Province of Palawan
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The Puerto Princesa Subterranean River National Park is located about 50 kilometres (30 mi) north of the city centre of Puerto Princesa, Palawan, Philippines. The river is also called Puerto Princesa Underground River. The national park is located in the Saint Paul Mountain Range on the northern coast of the island. It is bordered by St. Paul Bay to the north and the Babuyan River to the east. The City Government of Puerto Princesa has managed the National Park since 1992. The park is also known as St. Paul’s Subterranean River National Park, or St. Paul Underground River. The entrance to the Subterranean River is a short hike from the town of Sabang.
In 2010, a group of environmentalists and geologists discovered that the underground river has a second floor, which means that there are small waterfalls inside the cave. They also found a huge cave dome, measuring 300 meters above the underground river, incredible rock formations, large bats, a deep water hole in the river, more river channels, another deep cave, marine creatures, and more. Deeper areas of the underground river are almost impossible to expedite due to oxygen deprivation.
On November 11, 2011, Puerto Princesa Underground River was provisionally chosen as one of the New7Wonders of Nature. This selection was officially confirmed on January 28, 2012.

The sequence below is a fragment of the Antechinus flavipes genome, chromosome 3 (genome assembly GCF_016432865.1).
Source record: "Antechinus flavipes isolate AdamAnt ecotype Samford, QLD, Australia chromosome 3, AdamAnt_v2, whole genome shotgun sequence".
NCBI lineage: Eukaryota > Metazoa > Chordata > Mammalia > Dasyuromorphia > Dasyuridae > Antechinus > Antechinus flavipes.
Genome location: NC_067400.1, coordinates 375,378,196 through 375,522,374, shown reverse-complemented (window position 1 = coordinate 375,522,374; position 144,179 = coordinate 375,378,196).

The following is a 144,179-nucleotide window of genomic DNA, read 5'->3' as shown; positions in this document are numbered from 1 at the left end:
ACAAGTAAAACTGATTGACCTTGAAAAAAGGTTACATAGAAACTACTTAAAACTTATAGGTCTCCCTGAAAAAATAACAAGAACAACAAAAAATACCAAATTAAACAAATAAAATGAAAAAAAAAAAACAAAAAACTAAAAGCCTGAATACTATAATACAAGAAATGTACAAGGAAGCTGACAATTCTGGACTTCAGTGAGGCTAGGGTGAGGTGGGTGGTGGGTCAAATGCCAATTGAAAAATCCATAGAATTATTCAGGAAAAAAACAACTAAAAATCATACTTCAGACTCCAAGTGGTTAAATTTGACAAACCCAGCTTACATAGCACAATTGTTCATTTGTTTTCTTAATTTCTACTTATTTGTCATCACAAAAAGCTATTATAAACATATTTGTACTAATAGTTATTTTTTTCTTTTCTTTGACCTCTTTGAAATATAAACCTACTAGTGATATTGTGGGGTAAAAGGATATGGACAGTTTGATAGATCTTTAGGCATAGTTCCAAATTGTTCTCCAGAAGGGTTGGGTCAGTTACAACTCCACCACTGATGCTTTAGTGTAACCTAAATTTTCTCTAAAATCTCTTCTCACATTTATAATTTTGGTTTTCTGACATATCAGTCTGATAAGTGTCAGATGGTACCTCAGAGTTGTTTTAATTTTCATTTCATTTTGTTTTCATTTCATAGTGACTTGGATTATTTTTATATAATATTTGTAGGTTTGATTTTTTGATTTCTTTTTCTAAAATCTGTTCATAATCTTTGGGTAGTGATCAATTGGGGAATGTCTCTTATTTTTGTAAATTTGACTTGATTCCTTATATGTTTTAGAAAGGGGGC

The park has a limestone karst mountain landscape. The main attraction here is St. Pauls Underground River Cave – a more than 24 km long cave, which contains an 8.2-kilometer-long underground section of Cabayugan River. A distinguishing feature of the river is that it winds through the cave before flowing directly into the South China Sea, and is navigable with a boat up to 4 kilometres in from the sea. The cave includes major formations of stalactites and stalagmites, and several large chambers, including the 360-meter-long Italian’s Chamber with approximate 2.5 million square meters volume – one of the largest cave rooms in the world. The lower portion of the river up to 6 km from the sea, is subject to tidal influences. Until the 2007 discovery of an underground river in Mexico’s Yucatán Peninsula, the Puerto Princesa Subterranean River was reputed to be the world’s longest underground river.
The area also represents a habitat for biodiversity conservation. The site contains a full mountain-to-the-sea ecosystem and has some of the most important forests in Asia. It was inscribed by UNESCO as a World Heritage Site on December 4, 1999. – wikipedia.org